Background: Diverticular disease is characterized by the occurrence of small herniations of the colonic mucosa, through the external muscle coats of the colon. The muscle wall is thickened, high intraluminal pressures can be recorded, and often constipation develops. The aim of the present study was to investigate whether an abnormality in the electric myogenic control activity could be found to help explain the etiology and symptoms of the disease.
Methods: Electric activity was studied by extracellular electrodes on tissues from both the circular and the longitudinal muscle of the colon from 12 patients.
Results: In tissues from 10 patients a distinctly abnormal response to cholinergic stimulation was observed. A characteristic development of bursts of action potentials did not develop; instead, slow-wave activity of relatively low frequency was maintained throughout the period of stimulation. This slow-wave activity showed a lack of synchronization.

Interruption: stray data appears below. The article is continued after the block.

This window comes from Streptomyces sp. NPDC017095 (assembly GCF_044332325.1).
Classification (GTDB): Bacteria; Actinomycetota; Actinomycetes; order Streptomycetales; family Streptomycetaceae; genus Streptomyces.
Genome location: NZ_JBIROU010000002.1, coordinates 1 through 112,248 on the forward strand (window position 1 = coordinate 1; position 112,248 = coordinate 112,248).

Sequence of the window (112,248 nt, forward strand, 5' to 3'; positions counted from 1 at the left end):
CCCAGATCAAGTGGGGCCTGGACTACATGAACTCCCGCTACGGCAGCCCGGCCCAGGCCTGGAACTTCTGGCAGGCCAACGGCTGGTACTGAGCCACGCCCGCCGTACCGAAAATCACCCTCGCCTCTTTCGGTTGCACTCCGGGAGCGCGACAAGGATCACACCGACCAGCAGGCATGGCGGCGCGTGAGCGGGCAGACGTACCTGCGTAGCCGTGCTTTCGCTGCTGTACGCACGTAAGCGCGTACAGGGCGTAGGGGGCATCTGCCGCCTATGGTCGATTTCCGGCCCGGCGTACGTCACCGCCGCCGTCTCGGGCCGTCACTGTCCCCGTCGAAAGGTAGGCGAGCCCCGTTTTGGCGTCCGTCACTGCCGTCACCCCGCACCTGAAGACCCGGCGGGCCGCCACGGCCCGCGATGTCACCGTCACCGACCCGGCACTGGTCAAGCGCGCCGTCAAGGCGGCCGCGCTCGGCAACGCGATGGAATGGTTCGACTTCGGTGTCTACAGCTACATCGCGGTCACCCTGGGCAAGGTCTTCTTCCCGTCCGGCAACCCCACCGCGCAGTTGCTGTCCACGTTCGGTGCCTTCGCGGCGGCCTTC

Conclusions: The results indicate that, in diverticular disease, local changes in electric activity occur that change the response to cholinergic stimulation. When this happens, development of periodic bursts of action potentials normally associated with propulsive activity do not develop, favoring segmental contractile activity associated with low-frequency slow-wave activity.